Religious literacy: Engaging with faith-based actors
Faith is irreducible – but an understanding of the complexities of religion is important to navigate its more practical aspects.
"Communities of believers form great networks and are instruments of social understanding,” said Alberto Melloni, Professor at the University of Modena-Reggio Emilia.
Understanding the historical importance of these beliefs – and their impact on people’s lives – is a must when engaging with faith-based actors, he explained.
Melloni spoke at the first of a series of Agora on Religion and Development lunchtime talks, facilitated by the Directorate-General for International Cooperation and Development’s Unit on Gender Equality, Human Rights and Democratic Governance (DEVCO B1).
The goal of these? To provide a space for learning and discussion of the connections between societal development, religion, and culture.
Watch Alberto Melloni discuss religious illiteracy and how it can be addressed:
Capacity4dev (C4D): What should development practitioners keep in mind when looking at religion?
Alberto Melloni (AM): When we talk of religion, we have to keep in mind that we are thinking, speaking and working in a situation of deep and profound religious illiteracy. The references, the language, the vocabulary and the intellectual framework are far from the experience of many; so the risk is to reduce religion to a response to sociological needs, or to a political factor with theological coverage.
To restore the knowledge and the research necessary to understand the religious experience as something deserving attention is one of the most important things in order to avoid reducing and brutalising interpretation, or to remain a victim, hypnotised by the myth and illusions coming from fundamentalism.
C4D: You’ve previously spoken of a ‘religious climate change’. What do you mean by this, and how is it connected to religious illiteracy?
Alberto Melloni is a Professor of the History of Christianity and the University of Modena-Reggio Emilia, Director of the Fondazione per le scienze religiose “Giovanni XXIII” in Bologna, Principle Investigator within the European Research Infrastructures (Horizon 2020) Melloni further created the European Academy of Religion in 2016 and holds the UNESCO Chair for Religious Pluralism and Peace.
AM: I have the sense that we are in the midst of a religious climate change and a religious global warming. The fundamentalist temperature of religious communities is growing and with it the possibility of religious illiteracy being disseminated through fundamentalist ideas and oversimplifications.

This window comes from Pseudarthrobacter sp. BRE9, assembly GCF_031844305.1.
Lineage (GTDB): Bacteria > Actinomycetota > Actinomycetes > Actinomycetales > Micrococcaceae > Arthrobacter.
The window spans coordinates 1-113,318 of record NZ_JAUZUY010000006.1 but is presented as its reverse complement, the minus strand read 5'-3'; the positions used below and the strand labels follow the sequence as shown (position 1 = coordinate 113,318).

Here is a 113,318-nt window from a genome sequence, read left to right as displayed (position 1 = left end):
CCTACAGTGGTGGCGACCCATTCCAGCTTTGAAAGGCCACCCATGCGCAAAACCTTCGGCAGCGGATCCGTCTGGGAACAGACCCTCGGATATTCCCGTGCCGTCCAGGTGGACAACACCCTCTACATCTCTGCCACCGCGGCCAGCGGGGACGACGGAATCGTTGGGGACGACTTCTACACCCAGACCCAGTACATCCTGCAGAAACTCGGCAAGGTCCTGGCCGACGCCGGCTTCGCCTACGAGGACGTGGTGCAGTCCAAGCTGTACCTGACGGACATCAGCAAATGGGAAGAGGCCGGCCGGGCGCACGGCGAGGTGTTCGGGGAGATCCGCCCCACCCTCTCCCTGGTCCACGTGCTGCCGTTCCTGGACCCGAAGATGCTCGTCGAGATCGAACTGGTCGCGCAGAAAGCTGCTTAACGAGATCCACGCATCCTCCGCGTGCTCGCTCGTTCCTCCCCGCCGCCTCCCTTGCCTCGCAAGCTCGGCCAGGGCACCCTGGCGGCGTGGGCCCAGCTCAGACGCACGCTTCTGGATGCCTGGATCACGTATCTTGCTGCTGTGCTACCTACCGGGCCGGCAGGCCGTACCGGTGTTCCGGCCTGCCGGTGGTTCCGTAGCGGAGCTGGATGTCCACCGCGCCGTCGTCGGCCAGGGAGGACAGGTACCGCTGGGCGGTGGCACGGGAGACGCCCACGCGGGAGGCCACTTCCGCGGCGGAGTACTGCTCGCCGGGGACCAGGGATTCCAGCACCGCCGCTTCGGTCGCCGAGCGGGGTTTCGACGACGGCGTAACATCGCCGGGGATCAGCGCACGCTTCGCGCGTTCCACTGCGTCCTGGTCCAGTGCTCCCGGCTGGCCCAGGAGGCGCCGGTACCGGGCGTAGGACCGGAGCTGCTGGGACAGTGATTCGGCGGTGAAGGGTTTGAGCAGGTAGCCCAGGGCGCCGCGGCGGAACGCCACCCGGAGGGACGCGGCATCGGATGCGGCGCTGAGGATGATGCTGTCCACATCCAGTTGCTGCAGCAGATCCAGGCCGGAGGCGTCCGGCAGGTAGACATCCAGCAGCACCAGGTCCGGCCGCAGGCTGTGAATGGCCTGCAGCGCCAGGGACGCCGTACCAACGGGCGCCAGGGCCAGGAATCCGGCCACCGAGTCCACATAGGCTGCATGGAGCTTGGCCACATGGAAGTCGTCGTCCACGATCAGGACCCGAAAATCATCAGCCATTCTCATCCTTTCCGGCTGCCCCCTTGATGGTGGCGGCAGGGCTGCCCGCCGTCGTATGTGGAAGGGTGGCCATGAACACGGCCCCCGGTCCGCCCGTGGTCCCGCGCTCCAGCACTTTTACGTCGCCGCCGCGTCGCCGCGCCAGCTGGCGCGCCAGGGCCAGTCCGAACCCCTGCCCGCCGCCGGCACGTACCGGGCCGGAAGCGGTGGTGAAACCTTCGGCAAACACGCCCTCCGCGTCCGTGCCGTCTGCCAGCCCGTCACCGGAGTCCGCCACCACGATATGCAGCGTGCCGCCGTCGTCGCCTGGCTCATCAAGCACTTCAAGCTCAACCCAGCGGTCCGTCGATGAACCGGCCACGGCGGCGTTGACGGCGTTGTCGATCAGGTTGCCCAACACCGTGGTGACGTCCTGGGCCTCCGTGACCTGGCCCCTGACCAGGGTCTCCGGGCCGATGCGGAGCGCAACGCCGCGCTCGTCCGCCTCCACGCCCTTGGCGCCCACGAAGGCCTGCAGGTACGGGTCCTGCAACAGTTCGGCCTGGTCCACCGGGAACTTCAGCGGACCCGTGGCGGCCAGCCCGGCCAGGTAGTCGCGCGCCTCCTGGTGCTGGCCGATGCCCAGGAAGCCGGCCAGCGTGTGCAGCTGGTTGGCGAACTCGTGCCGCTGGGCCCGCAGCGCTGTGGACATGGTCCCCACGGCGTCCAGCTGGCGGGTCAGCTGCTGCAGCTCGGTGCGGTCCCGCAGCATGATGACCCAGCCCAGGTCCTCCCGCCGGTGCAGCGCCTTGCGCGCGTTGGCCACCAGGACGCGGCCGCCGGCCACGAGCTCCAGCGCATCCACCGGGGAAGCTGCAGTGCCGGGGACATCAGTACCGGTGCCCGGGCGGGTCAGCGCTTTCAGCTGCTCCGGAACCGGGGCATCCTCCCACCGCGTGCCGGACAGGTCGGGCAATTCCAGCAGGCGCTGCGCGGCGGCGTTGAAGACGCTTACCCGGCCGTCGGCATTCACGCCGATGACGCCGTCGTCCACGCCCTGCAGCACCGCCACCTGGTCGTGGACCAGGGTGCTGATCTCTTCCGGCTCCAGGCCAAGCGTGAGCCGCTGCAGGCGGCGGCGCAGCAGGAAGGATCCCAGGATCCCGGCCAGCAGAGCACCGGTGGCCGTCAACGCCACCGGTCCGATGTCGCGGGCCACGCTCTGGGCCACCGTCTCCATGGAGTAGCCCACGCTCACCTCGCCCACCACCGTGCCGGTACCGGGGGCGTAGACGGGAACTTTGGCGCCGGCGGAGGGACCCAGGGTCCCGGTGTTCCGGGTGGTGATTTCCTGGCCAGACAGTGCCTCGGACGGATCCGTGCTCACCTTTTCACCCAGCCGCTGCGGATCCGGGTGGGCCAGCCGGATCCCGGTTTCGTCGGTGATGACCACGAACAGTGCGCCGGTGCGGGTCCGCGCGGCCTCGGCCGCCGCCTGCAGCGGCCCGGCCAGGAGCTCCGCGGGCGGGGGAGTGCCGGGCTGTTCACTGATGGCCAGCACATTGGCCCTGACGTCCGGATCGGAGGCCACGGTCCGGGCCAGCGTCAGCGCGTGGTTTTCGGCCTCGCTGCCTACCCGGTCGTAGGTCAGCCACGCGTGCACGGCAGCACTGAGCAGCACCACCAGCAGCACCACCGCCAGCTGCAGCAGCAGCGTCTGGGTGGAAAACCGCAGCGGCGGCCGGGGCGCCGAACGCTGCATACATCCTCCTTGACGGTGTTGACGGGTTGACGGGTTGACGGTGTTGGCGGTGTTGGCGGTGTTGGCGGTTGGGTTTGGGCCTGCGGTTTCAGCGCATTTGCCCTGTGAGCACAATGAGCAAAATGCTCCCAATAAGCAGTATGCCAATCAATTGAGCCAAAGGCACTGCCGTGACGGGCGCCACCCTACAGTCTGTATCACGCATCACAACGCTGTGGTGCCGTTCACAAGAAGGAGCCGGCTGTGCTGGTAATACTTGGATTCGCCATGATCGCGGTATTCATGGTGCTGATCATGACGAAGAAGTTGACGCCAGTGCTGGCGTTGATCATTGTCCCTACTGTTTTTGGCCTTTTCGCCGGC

The positive interplay between scholars, decisions makers, political leaders and public opinion is the circular movement of ideas that should be reopened in order to “treat” religious illiteracy.
If untreated, religious illiteracy increases the possibility of hijacking the imagination, the representation, and even the life of religious communities in countries all around the world.
C4D: What is the role of interreligious dialogue in all this?
AM: Interreligious dialogue is good – it’s much better to talk than to kill each other. But one should not be naïve and ignore that in many circumstances, interreligious dialogue is simply a sort of ceremony; that religious leaders are asked to come on stage, to say that religion is good, that religious people are good, and that all religions are for peace.
Historically speaking, it has not been the case. Religion has produced war and violence. The problem is to determine how, the alternative to killing – that is to have compassion – can be measured and produced.
Religious leaders should look at how to multiply opportunities for training, education, and knowledge-sharing for their intermediate leaders and practitioners – and also to the possibility to share their religious alphabets with each other.
C4D: How can a more positive interplay be promoted?
“I have the sense that education is the real battlefield, though a misinterpretation of education could reproduce the same simplisms and stereotypes.”
AM: I have the sense that education is the real battlefield, though a misinterpretation of education could reproduce the same simplisms and stereotypes. Teaching comparative religion as a way to treat religious illiteracy is not so simple, unfortunately.
There needs to be a long-term process that could help a new generation of people, who are not from a religious background, develop a new sense of understanding of the other and how to position themselves in the religious landscape. This is true for individuals and communities; it means trusting and investing in reopening this corridor between education and research.
As a historian, I have a postulate that to remember the mistakes of the past does not prevent their repetition – on the contrary. The religious traditions and the religious hermeneutics of the sacred texts are a repository of opportunities, alternatives, and ethical dilemmas. The direction, in one sense or the other, is a matter of ethical and spiritual decision in many circumstances.
To understand the many opportunities and choices throughout the history of religion is a way to implement a transmission of a positive attitude among the next generation. If you don’t do this and you simply think that preaching values, or preaching the duty to remember is enough, you will have to face the same issue in a generation.
This article was written by Craig Hill, Journalist and Content Editor at Capacity4dev.